Mackenzie McLean is a high school student and a passionate rock climber. Because of the School Works program, she has been able to maintain part-time employment during the school year while developing important skills that are creating a foundation for her future career.
“I am a Spirit After School Program (SAS) instructor, which is super cool. I like being able to teach kids how to climb. You learn a lot of patience, how to teach kids and how to get a message across in different ways for different learning styles,” Mackenzie shared.
The SAS program is an after school program designed to introduce kids to climbing. “Every month a certain group of kids comes in on a certain day, and it will be the same throughout the month. For at least four weeks in a row you have the same kids so you get to learn and develop with them,” said Mackenzie.
Mackenzie has been involved with Spirit Rock since its opening. “When I was younger, I did the SAS program and I really liked it, and then I spent a lot of time here climbing because it’s a great environment, and then I ended up picking up this job here.”
The School Works program provides a wage subsidy to small businesses, non-profits, First-Nations organizations and public bodies in the Basin to help them hire a full-time student for part-time work throughout the school year. The program offers up to $8 per hour wage subsidy and was created to benefit small businesses as well as provide integral work experience for Basin youth. In its fourth year, the program is funded by Columbia Basin Trust and delivered by the College of the Rockies.
It has offered Mackenzie a unique opportunity to spend more time at the climbing gym while developing key skills in teaching and leadership. She’s also gained experience in customer service while working the front desk from time to time.
In addition to developing teaching and leadership skills, Mackenzie has also refined her own climbing skills. “I’ve become a better climber, from teaching kids because you have to reflect on your own skills.” As for the future, “I really like being outside, so I might consider going into outdoor guiding which this experience would help with.”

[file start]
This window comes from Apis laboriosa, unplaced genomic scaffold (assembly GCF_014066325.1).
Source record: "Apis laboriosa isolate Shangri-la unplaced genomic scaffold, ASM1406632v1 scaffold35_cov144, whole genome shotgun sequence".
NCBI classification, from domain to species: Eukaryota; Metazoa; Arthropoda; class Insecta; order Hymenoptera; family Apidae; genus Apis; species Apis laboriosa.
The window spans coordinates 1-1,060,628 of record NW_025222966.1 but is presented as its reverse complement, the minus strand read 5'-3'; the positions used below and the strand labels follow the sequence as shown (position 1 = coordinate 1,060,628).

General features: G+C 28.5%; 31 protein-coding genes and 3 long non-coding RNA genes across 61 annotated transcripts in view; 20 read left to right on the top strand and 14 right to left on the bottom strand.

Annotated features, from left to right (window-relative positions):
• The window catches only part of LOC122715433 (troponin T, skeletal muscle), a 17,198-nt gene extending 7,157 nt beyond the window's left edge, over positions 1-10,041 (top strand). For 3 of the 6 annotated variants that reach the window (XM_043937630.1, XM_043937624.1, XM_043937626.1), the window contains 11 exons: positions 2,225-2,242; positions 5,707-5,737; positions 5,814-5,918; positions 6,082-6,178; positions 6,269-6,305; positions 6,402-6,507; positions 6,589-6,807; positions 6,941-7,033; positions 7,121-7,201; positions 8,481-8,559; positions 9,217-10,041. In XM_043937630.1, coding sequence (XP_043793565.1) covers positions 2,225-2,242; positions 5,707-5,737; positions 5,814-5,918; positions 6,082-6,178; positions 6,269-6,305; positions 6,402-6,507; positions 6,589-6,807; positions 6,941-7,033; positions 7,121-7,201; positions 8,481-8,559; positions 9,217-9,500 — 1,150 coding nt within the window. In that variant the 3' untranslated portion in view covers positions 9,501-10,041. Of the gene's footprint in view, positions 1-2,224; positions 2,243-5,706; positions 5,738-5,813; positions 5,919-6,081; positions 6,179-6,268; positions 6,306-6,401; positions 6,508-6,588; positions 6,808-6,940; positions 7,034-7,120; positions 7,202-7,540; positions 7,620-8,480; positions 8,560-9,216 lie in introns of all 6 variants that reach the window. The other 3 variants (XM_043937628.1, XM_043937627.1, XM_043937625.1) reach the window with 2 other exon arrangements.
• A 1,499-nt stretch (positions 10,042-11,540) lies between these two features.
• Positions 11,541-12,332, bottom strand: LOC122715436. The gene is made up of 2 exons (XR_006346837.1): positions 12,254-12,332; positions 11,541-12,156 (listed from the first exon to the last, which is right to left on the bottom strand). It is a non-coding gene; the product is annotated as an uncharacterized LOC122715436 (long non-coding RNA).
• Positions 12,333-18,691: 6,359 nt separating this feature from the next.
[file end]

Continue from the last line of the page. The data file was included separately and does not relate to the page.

Ryan Tarves, one of Spirit Rock’s owners says they have been involved with the School Works program for many years. He shares how this initiative has helped keep the SAS program going throughout unpredictable times in the business. “Kimberley is the sort of town where it’s hard to plan things. We can’t count on consistent enrollment of six kids every month, so as a business it can be a little challenging. The wage subsidy gives us the ability to always have the program available.”
As for the skills Mackenzie is learning, Ryan said, “Children can be one of the more challenging clients to teach, especially when they outnumber you which is most of the time. Mackenzie has done an amazing job with it.” Working with the toughest of the clientele can definitely be the most challenging and also the most rewarding. Mackenzie is gaining experience that will help her develop interpersonal skills, teaching methods and communication.
Without School Works, it would be tough to continue to offer the SAS program year round at Spirit Rock. The SAS program benefits the kids of Kimberley by offering learn-to-climb workshops after school. “It really helps us out; it’s great,” Ryan said.